Bibliography Citation
Li, Kai and Dale J. Poirier. "The Roles of Birth Inputs and Outputs in Predicting Health, Behavior, and Test Scores in Early Childhood." Statistics in Medicine 22 (2003): 3489-3514.
3. Muthen, Bengt O.
Asparouhov, Tihomir
Growth Mixture Modeling with Non-normal Distributions
Statistics in Medicine 34,6 (March 2015): 1041-1058.
Also: http://onlinelibrary.wiley.com/doi/10.1002/sim.6388/abstract
Cohort(s): NLSY97
Publisher: Wiley Online
Keyword(s): Modeling, MIxture Models/Finite Mixture Models; Socioeconomic Background; Statistical Analysis

Permission to reprint the abstract has not been received from the publisher.

A limiting feature of previous work on growth mixture modeling is the assumption of normally distributed variables within each latent class. With strongly non-normal outcomes, this means that several latent classes are required to capture the observed variable distributions. Being able to relax the assumption of within-class normality has the advantage that a non-normal observed distribution does not necessitate using more than one class to fit the distribution. It is valuable to add parameters representing the skewness and the thickness of the tails. A new growth mixture model of this kind is proposed drawing on recent work in a series of papers using the skew-t distribution. The new method is illustrated using the longitudinal development of body mass index in two data sets. The first data set is from the National Longitudinal Survey of Youth covering ages 12-23 years. Here, the development is related to an antecedent measuring socioeconomic background. The second data set is from the Framingham Heart Study covering ages 25-65 years. Here, the development is related to the concurrent event of treatment for hypertension using a joint growth mixture-survival model.
Bibliography Citation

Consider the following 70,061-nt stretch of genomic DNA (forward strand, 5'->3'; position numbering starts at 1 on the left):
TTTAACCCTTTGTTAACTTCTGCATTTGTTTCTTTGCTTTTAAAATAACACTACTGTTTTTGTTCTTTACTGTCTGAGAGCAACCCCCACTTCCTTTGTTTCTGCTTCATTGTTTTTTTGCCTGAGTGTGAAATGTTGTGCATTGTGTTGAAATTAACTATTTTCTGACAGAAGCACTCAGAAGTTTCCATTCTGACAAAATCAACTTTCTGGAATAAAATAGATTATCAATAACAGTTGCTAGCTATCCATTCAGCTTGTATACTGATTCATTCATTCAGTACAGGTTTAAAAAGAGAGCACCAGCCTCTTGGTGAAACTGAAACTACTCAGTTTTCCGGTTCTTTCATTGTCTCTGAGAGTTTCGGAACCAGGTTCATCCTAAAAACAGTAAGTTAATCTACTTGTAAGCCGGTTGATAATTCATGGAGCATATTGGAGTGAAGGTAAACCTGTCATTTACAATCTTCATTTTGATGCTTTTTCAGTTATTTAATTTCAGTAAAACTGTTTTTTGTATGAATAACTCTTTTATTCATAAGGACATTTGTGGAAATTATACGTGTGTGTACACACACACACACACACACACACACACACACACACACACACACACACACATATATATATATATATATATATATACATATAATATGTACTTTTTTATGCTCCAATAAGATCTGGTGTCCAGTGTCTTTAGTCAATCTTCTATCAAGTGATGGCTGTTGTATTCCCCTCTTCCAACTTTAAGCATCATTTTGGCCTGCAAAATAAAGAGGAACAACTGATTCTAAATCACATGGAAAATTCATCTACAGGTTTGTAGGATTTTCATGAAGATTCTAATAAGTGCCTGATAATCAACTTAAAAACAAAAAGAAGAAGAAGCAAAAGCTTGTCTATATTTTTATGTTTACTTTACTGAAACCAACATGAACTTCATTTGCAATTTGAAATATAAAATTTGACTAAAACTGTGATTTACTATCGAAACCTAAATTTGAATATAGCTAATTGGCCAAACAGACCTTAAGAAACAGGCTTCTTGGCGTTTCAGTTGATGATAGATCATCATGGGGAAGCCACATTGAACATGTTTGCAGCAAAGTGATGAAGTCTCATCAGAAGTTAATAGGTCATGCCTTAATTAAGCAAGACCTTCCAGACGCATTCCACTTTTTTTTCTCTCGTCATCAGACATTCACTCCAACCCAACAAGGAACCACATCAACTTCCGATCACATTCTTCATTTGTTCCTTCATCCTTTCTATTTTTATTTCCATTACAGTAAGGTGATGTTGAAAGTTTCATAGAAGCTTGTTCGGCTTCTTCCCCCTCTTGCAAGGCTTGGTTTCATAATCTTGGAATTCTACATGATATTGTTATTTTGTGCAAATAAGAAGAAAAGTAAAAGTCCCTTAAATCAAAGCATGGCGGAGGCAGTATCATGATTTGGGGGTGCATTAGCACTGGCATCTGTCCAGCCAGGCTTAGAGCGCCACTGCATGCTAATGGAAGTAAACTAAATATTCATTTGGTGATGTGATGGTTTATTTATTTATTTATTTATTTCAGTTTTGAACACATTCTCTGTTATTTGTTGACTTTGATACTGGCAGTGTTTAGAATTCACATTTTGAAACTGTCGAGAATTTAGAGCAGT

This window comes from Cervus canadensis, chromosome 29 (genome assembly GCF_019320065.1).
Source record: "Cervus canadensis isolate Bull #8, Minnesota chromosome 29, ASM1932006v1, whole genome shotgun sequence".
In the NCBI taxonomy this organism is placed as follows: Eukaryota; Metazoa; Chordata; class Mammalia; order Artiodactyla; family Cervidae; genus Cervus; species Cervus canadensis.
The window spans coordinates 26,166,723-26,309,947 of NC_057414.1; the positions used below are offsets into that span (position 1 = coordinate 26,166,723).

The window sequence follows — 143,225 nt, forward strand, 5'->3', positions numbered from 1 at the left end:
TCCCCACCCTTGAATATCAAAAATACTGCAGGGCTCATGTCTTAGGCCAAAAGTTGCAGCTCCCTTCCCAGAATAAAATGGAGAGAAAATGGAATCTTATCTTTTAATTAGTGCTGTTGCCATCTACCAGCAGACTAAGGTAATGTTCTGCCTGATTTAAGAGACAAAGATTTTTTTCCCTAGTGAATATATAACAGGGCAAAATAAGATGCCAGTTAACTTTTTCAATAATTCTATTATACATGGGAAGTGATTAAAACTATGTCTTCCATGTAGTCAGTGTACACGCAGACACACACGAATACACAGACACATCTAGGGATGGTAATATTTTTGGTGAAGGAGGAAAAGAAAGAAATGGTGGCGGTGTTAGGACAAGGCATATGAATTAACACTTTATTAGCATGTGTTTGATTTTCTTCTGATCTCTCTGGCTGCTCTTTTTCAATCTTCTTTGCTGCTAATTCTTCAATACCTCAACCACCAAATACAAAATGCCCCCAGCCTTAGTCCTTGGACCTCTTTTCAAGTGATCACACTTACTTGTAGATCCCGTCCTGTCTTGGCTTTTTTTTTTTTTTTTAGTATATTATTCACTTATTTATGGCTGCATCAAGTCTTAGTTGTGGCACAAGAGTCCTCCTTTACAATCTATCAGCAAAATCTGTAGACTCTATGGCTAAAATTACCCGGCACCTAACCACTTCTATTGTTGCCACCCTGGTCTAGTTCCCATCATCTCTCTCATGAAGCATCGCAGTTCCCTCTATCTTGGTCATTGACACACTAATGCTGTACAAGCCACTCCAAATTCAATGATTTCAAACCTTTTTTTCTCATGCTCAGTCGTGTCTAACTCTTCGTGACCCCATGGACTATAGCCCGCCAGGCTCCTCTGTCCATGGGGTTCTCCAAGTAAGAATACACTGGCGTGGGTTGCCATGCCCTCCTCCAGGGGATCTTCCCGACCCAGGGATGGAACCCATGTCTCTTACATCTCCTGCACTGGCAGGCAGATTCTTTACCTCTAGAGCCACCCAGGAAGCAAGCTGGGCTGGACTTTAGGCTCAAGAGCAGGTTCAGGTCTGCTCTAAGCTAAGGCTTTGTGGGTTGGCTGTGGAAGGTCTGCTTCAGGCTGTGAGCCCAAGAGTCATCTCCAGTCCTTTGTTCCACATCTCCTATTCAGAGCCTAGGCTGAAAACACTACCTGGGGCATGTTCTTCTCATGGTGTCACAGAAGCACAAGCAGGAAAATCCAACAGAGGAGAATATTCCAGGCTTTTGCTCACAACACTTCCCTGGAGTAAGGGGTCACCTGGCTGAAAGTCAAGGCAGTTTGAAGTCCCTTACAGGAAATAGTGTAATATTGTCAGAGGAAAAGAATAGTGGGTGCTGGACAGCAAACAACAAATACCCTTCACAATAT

Muthen, Bengt O. and Tihomir Asparouhov. "Growth Mixture Modeling with Non-normal Distributions." Statistics in Medicine 34,6 (March 2015): 1041-1058.
4. Zhang, Qiang
Ip, Edward Hak-Sing
Generalized Linear Model for Partially Ordered Data
Statistics in Medicine 31,1 (13 January 2012): 56-68.
Also: http://onlinelibrary.wiley.com/doi/10.1002/sim.4318/abstract
Cohort(s): NLSY97
Publisher: Wiley Online
Keyword(s): Cigarette Use (see Smoking); Modeling; Smoking (see Cigarette Use)

Permission to reprint the abstract has not been received from the publisher.

Within the rich literature on generalized linear models, substantial efforts have been devoted to models for categorical responses that are either completely ordered or completely unordered. Few studies have focused on the analysis of partially ordered outcomes, which arise in practically every area of study, including medicine, the social sciences, and education. To fill this gap, we propose a new class of generalized linear models—the partitioned conditional model—that includes models for both ordinal and unordered categorical data as special cases. We discuss the specification of the partitioned conditional model and its estimation. We use an application of the method to a sample of the National Longitudinal Study of Youth to illustrate how the new method is able to extract from partially ordered data useful information about smoking youths that is not possible using traditional methods. © 2011 John Wiley & Sons, Ltd.
Bibliography Citation
Zhang, Qiang and Edward Hak-Sing Ip. "Generalized Linear Model for Partially Ordered Data." Statistics in Medicine 31,1 (13 January 2012): 56-68.